Harakat al-Shabaab al-Mujahideen in Somalia: its ideological basis & the means of combating them
The fatwa monitoring observatory at Dar al-Ifta has issued its 16th report titled “Harakat al-Shabaab al-Mujahideen based in Somalia: its ideological basis and practices and the means of combating them”.
The report focuses on the ideological basis of the movement, its structural and organizational composition, its phasic and ultimate targets and the most prominent tools and means it uses to achieve those targets.
The report discusses a number of indictors which reveal the movement’s ideology and activities, the most prominent of which is its tendency to infidelize all prevailing governments and political regimes, accusing them of contradicting Islam and Islamic law and supporting the enemies of Islam.
From its point of view, violence is the only way to cause fundamental changes within the political, social and cultural structures of these regimes. In addition, the movement disacknowledges the concepts of nationality and citizenship because, according to it, they entrench infidel western values and principles. The movement further denies constitutions and secular laws.
Al-Shabaab movement does not recognize borders because it believes that the only bond between people is based on religion which is the basis of inter-relations among the citizens of a country. The movement adopts armed ‘jihad’ to achieve its goals and liberate all Muslim lands from infidel regimes.
According to Al-Shabaab, ruling regimes, their supporters and Sufi trends are enemies. Consequently, it has staged numerous attacks against Sufi shrines and sanctuaries in Somalia.
Concerning al-Shabaab’s links to al-Qaeda, the report said that the geographic nature of Somalia, its strategic location between the countries of the Horn of Africa and the collapse of its central government has paved a fertile environment for al-Qaeda to take root and promote its ideology. The report mentioned that al-Qaeda has succeeded in recruiting a number of Somali youths who formed the basic structure of the Islamic extremist groups that have recently emerged despite a strong presence of the traditional Sufi sect.
The report described Somalia as a safe haven for al-Qaeda, an arena of terrorist military operations and a recruitment ground. Internet websites have posted footage of al-Qaeda leader, Ayman al-Zawahiri in February 2012 announcing that al-Shabaab has officially joined al-Qaeda international network. The video included a vocal recording of Mukhtar Abu al-Zubair, leader of al-Shabaab, pledging allegiance to al-Zawahiri.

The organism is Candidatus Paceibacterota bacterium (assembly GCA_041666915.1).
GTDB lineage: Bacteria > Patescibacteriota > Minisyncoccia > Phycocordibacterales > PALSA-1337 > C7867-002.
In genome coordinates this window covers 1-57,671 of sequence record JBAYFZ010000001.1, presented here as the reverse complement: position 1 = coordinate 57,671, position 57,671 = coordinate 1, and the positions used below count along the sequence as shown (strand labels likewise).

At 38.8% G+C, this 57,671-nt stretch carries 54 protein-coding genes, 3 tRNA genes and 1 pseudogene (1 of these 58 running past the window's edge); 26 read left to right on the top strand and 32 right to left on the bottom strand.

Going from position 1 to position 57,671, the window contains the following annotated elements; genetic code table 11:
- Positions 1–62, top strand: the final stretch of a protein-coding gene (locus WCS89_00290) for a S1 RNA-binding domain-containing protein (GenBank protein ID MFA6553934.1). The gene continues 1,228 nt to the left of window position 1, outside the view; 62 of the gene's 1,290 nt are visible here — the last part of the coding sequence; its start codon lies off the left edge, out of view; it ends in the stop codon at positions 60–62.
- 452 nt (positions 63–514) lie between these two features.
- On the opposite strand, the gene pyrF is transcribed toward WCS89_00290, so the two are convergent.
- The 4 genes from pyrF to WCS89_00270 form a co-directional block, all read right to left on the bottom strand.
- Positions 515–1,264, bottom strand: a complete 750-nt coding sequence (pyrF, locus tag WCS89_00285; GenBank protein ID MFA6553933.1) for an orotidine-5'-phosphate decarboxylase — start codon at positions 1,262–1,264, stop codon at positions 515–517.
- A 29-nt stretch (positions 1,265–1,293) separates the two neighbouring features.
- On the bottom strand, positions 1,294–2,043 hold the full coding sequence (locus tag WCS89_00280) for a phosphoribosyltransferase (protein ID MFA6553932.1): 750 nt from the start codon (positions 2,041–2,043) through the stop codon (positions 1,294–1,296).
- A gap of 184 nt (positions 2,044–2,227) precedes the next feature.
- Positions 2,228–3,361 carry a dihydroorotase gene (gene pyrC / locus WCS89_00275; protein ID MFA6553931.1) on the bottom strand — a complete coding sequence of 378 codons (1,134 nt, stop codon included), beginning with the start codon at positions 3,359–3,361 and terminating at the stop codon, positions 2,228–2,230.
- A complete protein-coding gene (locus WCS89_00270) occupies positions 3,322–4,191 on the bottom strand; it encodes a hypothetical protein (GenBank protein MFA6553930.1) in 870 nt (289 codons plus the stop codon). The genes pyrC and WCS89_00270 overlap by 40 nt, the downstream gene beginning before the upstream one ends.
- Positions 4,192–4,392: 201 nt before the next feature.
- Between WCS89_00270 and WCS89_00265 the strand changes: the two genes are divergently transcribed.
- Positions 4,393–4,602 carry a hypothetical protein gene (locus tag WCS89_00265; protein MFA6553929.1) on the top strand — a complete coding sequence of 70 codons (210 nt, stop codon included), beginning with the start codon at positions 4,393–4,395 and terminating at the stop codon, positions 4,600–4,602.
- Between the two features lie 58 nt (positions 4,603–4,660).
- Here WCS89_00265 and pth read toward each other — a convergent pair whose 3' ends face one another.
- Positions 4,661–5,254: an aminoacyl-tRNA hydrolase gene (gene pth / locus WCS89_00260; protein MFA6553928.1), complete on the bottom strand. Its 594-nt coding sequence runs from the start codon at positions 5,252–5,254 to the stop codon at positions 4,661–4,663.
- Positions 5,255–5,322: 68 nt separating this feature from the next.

The report confirmed that al-Shabaab’s organizational structure is not an integrated entity but a coalition of several groups adopting non-centralization. In spite of this, they share a common agenda, seeking to defeat the troops of the African Union and Somali governments and implementing Shari’a and Islamic law in daily transactions all over the country.
The organizational structure of the movement consists of the general leader; regional governors; the head of the political administration; an official spokesman; a military operations spokesman; administrative offices which include a Da’wah office, press office and health office; the military force with its sub-divisions, the army, intelligence agency and police; in addition to expedient committees such as the emergency committee.
The report highlighted the most notorious operations executed by the movement, the most recent and brutal of which was its attack against Garissa University College in Kenya that left 147 students dead, its attack against the headquarters of the ministry of higher education in Mogadishu in mid-April which left 5 dead and others seriously injured and its horrific attack in 2012 against Westgate mall in the Kenyan capital of Nairobi which resulted in the deaths of at least 67 persons and 120 injured.
The report underscored the importance of depriving the movement access to its basic financial sources which mainly comprise transfers from European countries and trade, especially the coal trade. It also remarked on the importance of blocking ports and routes used by the movement in its trade and the curtailment of al-Shabaab’s attempts to uproot Sufi thought and sects. According to the report, this could be achieved by providing ideological and financial support and the necessary protection to Sufi trends in Somalia, maintaining communication with them and pledging all forms of moral and financial support including books and written material which support and source Sufi ideology, promote the culture of religious chanting, eulogies, and other soft means of spreading and promoting Sufi ideology.
The report further highlighted the importance of establishing communication and ensuring coordination between Sufi groups in neighboring countries. Equally important is benefitting from the existence of a number of Somali communities in Egypt and preparing them ideologically to combat extremism and assist in the disseminiation of the sound ideology.
Finally, the report called for optimally using media tools to block extremist ideologies, spread and disseminate sound ideologies, and participate in raising awareness, debunking deviant ideas and infedilizing practices through radio stations directed to Somalia in both Arabic and Somali.